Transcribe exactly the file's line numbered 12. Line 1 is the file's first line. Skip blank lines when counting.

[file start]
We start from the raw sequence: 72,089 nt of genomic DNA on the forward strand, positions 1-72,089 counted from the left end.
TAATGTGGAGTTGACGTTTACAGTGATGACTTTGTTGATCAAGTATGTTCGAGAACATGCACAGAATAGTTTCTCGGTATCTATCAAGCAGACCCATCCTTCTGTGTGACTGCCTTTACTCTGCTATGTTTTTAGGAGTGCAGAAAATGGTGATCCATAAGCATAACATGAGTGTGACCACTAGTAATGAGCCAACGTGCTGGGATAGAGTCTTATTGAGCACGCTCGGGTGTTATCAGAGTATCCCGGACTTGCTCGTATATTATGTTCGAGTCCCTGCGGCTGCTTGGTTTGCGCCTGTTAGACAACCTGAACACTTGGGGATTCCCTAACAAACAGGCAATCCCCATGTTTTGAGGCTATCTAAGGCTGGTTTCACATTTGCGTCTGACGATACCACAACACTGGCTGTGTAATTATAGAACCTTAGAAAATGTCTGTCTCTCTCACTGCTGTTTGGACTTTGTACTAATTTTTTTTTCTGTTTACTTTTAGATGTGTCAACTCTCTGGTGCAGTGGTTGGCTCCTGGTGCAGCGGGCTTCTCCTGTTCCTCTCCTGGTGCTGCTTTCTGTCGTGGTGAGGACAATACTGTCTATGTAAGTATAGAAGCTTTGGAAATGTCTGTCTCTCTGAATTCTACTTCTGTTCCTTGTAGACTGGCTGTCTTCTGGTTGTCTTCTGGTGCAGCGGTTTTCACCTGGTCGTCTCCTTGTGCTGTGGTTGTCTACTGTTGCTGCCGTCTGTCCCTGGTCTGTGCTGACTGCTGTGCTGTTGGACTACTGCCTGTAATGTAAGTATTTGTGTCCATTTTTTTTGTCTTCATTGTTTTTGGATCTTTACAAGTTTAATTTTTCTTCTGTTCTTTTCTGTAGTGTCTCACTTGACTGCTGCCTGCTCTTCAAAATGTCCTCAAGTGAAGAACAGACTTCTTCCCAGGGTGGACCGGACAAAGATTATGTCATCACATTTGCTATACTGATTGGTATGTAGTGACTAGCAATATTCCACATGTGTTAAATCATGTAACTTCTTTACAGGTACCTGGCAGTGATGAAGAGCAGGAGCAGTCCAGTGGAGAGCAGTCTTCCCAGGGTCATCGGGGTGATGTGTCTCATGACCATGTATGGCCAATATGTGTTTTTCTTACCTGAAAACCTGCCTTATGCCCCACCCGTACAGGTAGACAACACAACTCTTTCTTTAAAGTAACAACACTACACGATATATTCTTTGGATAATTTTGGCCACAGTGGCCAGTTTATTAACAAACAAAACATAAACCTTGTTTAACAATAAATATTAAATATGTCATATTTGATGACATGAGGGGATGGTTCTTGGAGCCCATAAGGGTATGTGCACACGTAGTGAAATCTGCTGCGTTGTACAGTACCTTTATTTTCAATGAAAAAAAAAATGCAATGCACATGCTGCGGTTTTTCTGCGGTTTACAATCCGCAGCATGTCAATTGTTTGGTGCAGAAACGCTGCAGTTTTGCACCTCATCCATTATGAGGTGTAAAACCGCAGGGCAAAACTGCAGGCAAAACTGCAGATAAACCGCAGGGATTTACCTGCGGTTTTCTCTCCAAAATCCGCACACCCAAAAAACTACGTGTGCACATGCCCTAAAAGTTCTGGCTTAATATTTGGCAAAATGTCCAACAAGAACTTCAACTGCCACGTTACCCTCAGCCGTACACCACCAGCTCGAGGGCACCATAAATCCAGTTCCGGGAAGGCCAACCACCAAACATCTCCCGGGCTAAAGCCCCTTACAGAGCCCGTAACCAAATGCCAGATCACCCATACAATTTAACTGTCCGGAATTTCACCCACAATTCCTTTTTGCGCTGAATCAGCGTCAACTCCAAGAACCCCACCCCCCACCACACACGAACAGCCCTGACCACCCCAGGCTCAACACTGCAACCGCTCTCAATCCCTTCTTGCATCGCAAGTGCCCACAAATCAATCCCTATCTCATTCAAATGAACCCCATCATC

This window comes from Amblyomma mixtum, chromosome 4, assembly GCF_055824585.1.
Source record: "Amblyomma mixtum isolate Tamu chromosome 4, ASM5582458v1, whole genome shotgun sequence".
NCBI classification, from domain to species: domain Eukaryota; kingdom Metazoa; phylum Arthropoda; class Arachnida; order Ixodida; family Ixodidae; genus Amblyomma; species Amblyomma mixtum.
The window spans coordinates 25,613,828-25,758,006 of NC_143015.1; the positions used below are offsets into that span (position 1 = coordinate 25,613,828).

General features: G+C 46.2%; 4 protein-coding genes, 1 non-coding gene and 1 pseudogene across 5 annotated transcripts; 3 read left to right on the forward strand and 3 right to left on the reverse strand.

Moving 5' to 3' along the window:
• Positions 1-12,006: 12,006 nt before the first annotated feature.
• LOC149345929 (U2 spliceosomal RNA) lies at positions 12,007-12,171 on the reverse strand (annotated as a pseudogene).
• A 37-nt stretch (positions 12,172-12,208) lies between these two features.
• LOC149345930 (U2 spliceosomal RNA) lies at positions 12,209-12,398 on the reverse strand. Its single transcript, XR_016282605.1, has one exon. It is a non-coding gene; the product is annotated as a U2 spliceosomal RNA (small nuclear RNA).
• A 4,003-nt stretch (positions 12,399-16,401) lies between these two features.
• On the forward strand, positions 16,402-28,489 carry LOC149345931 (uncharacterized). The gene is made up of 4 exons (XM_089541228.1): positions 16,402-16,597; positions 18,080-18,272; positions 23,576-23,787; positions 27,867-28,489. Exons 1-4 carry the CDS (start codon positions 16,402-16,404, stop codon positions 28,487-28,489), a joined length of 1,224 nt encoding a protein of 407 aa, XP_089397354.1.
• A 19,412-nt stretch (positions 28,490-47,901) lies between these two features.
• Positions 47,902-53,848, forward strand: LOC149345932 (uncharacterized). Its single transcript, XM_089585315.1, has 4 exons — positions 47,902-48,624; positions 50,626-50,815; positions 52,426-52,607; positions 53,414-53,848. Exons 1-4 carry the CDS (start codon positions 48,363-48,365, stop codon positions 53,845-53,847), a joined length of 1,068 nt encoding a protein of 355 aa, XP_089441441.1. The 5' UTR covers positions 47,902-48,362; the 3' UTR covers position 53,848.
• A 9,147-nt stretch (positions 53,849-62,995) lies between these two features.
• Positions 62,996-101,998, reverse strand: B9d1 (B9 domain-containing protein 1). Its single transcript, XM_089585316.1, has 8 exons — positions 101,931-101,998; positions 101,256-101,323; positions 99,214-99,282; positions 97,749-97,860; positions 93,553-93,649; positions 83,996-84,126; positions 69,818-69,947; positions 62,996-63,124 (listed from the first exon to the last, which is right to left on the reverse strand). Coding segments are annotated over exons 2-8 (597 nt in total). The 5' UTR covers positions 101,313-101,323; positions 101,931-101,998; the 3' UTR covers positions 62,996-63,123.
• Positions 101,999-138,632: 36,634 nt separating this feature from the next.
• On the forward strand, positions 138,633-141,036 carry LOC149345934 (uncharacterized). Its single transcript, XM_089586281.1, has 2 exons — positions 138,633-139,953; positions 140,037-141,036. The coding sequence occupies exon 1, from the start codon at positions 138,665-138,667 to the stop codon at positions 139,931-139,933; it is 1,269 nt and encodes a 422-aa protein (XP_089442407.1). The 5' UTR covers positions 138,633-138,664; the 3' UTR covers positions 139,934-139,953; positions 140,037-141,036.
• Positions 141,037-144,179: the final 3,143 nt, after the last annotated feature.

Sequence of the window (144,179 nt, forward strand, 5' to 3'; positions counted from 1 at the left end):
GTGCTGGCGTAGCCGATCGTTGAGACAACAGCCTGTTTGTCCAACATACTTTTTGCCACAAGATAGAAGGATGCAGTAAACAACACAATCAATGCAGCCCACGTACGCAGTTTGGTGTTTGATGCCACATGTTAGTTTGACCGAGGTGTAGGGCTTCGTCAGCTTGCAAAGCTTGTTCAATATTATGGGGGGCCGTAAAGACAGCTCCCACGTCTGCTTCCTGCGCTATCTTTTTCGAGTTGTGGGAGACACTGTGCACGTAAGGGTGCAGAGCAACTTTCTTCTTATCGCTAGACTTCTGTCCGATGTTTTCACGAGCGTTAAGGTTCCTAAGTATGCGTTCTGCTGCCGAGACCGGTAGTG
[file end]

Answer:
• LOC149345930 (U2 spliceosomal RNA) lies at positions 12,209-12,398 on the reverse strand. Its single transcript, XR_016282605.1, has one exon. It is a non-coding gene; the product is annotated as a U2 spliceosomal RNA (small nuclear RNA).